- OPTIONS IN UNDERSTANDING 1 TIMOTHY 2:8-15
- Option A: The passage doesn’t say what it appears to. It is not a prohibition against any ministry of women. Arguments include:
- The word translated “authority” in verse 12 is translated wrongly. It should be translated, “I do not permit women to teach that they are the source of men.” However, there is little linguistic, historic, or scholarly support for this view.
- Some argue that the passage refers to women in the context of the home and marriage, rather than in the church. However, the context of the chapter appears to be public worship.
- Option B: Paul does place a prohibition on some ministries of women – but only a temporary one. This prohibition does not apply today. Arguments include:
- The word “permit” in verse 12 appears to be in the Greek a temporary and limited restriction. Response: the Greek does indicate that Paul wrote for the present time; it does not necessarily indicate a temporal command.
- Since Paul permits women to learn (verse 11), the ultimate purpose for them is to teach. However, the purpose of learning is not solely to teach, and Paul does not prohibit all teaching by women.
- Paul is prohibiting women from teaching in Ephesus because of the goddess controversy, and the fact that women in that church were not spiritually mature enough to teach. However, this does not deal adequately with Paul’s appeal in verse 13 to the creation order.
- Paul’s appeal to the creation order and the order of the fall corrects some false teaching that was taking place. It does not apply the creation order to male/female roles within the church. However, Paul elsewhere uses the same arguments to refer to male/female roles (1 Corinthians 11:8-9).
- Paul uses Adam and Eve as an illustration of what was happening in the Ephesian church. However, this does not deal adequately with Paul’s appeal in verse 13 to the creation order.
- Option C: Paul places a clear and timeless prohibition on some ministries of women. Arguments include:
- The appeal to the creation order seems to indicate that his conclusions are based on timeless, pre-fall principles.
- This is the plain meaning of the text (as opposed to the hidden meaning).
- EQUAL, YET DIFFERENT ROLES?
- The Trinity provides an example for us of what it means to be equal, yet different in role. For instance, the Son is submissive to the Father. This is applied in Scripture to the role of men and women (1 Corinthians 11:3).
- There appears to have been a distinction in roles right from creation (Genesis 2:18; 1 Corinthians 11:9; 1 Timothy 2:13). Other aspects of the creation story (the birthright; the naming of Eve by Adam; God speaking to Adam first; Adam representing the entire human race) appear to indicate the distinction in roles.
- Redemption affirms the creation order (Colossians 3:18-19; Ephesians 5:22-23; Titus 2:5; 1 Peter 3:1-7). The distinction in roles was not caused by the Fall, and is not removed by redemption.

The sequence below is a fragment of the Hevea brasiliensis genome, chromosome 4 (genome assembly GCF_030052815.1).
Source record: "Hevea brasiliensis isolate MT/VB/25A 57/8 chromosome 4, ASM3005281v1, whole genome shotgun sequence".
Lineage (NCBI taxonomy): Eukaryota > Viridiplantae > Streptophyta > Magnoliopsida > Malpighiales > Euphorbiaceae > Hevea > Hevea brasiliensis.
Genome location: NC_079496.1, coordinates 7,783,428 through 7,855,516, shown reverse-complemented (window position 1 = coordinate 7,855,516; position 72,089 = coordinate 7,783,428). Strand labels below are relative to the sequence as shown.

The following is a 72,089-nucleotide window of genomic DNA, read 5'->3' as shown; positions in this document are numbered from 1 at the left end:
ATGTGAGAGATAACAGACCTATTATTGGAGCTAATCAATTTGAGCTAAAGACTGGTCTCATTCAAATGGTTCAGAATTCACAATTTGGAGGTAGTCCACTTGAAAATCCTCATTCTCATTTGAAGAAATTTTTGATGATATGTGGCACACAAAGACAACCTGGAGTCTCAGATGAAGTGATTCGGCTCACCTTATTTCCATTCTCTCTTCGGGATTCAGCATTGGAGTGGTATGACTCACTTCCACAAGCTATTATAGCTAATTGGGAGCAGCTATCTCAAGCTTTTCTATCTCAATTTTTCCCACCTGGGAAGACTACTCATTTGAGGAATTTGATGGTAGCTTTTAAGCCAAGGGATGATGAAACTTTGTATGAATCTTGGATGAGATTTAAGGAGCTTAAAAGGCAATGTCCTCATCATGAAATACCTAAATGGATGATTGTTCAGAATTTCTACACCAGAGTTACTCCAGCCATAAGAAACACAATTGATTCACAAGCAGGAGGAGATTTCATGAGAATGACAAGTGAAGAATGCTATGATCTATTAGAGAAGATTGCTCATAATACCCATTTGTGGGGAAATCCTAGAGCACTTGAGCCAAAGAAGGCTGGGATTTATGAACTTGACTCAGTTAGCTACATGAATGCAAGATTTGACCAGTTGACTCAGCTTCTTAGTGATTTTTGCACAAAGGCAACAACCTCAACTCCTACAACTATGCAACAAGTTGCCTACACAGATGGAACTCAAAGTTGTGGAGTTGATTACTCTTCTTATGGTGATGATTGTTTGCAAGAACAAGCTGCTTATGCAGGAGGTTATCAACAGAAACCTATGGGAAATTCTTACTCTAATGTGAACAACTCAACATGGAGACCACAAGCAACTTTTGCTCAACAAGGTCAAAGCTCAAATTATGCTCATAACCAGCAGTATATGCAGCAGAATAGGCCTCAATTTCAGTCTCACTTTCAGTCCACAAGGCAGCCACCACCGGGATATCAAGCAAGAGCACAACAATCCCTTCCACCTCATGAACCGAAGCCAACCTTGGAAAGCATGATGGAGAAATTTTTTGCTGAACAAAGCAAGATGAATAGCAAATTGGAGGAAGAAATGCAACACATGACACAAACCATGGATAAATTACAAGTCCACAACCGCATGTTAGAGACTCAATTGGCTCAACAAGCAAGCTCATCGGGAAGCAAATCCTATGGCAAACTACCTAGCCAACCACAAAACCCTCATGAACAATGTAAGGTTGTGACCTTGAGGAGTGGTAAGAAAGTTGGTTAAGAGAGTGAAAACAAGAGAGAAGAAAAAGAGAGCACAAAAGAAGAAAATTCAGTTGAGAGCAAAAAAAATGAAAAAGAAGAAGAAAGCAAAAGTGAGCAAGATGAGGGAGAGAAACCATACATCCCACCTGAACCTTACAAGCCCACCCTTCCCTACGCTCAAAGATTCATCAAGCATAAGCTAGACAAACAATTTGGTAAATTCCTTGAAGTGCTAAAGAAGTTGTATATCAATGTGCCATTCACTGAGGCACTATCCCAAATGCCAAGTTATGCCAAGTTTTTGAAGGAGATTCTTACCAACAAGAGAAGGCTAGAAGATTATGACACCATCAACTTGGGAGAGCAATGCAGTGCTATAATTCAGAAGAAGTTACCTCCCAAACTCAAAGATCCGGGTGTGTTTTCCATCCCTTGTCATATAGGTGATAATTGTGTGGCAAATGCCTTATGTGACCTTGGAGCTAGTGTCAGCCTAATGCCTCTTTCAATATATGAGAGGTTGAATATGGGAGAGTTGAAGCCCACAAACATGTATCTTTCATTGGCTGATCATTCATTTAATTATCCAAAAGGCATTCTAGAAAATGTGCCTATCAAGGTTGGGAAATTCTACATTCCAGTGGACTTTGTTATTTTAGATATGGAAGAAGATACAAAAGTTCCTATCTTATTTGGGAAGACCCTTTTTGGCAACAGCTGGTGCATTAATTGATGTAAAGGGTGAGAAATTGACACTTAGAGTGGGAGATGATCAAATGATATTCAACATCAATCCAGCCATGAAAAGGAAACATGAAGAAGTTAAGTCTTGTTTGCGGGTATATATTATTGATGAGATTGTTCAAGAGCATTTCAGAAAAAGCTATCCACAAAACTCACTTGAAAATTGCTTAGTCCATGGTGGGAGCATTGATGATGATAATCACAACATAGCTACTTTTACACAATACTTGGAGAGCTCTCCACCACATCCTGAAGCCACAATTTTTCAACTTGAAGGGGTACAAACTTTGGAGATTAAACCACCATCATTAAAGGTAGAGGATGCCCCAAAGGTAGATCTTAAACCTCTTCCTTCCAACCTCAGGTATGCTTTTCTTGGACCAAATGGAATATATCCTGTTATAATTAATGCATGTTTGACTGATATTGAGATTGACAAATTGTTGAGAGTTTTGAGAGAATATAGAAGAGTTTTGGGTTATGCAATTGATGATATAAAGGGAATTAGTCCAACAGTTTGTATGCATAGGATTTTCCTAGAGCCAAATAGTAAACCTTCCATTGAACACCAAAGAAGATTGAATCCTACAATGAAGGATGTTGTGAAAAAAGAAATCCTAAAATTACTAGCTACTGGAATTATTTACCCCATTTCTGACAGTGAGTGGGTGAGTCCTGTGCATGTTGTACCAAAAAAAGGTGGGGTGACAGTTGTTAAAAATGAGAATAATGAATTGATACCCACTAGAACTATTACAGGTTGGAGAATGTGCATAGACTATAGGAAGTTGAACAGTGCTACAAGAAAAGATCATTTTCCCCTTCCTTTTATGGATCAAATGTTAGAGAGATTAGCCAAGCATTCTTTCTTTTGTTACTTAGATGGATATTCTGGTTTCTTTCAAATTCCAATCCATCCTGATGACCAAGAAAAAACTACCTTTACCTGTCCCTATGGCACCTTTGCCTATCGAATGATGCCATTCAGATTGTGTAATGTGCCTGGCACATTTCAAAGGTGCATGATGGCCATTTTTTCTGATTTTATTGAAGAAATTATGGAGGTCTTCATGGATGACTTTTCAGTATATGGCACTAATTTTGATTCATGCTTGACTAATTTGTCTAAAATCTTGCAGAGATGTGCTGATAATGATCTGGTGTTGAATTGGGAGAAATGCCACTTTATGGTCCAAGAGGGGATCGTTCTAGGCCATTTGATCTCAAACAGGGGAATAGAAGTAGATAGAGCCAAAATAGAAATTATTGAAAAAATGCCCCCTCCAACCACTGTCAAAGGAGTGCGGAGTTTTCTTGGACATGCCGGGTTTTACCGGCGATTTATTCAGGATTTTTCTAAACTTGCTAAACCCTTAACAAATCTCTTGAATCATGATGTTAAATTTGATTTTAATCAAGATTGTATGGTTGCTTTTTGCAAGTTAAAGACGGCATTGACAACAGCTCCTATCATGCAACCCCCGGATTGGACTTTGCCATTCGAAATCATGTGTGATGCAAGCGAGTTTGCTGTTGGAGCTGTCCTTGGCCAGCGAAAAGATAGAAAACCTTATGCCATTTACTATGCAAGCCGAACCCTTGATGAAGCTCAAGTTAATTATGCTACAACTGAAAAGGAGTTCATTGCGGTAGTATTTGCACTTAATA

- UNDERSTANDING WOMEN IN MINISTRY TODAY
- Both men and women were created in the image of God. Both genders are equal in worth and importance.
- Both men and women have vital roles to be played in the church. Examples:
- Priscilla taught Apollos (Acts 18:24-26)
- Paul frequently mentioned women who were active in ministry (Romans 16:1,6,12; Philippians 4:2).
- Women prayed and prophesied in the public worship of the church (1 Corinthians 11:5).
- Women were regarded as co-recipients within the church of God’s riches (Galatians 3:28). They found new freedom in Christ that was revolutionary in its day (e.g. to learn in 1 Timothy 2:11).
- There appears to be a clear and timeless prohibition against women serving as elders in 1 Timothy 2:12. The function of “teaching and having authority” is that of elder or pastor (the words are interchangeable).
- Beyond this one prohibition, women are encouraged to use their gifts to the fullest in the body of Christ. Churches should welcome women to exercise all the spiritual gifts, including leadership and teaching, outside of the office of pastor/elder.
- The role of deacon in the New Testament appears to have been a serving role more than a governing role. This role appears to be open to women (Romans 16:1). Note: the term deaconess does not appear in Scripture. Deacon (even when referring to a female) is a more appropriate term.
- Richview needs to give every woman and man an opportunity to use their God-given gifts to the full extent of their biblical boundaries. We need to examine current biases: Serving communion? Teaching/preaching under the authority of a male senior pastor? The invisible “glass ceiling”?
- Sensitivity is needed in this area, in the use of humor and in our attitudes. We need the humility to realize that we don’t have the final word, and yet the courage to live by Scripture as best we understand it.
- Rather than being restrictive, obedience to God in this area will be fulfilling and freeing.
The Danvers Statement
We have been moved in our purpose by the following contemporary developments which we observe with deep concern:
- The widespread uncertainty and confusion in our culture regarding the complementary differences between masculinity and femininity;
- the tragic effects of this confusion in unraveling the fabric of marriage woven by God out of the beautiful and diverse strands of manhood and womanhood;
- the increasing promotion given to feminist egalitarianism with accompanying distortions or neglect of the glad harmony portrayed in Scripture between the loving, humble leadership of redeemed husbands and the intelligent, willing support of that leadership by redeemed wives;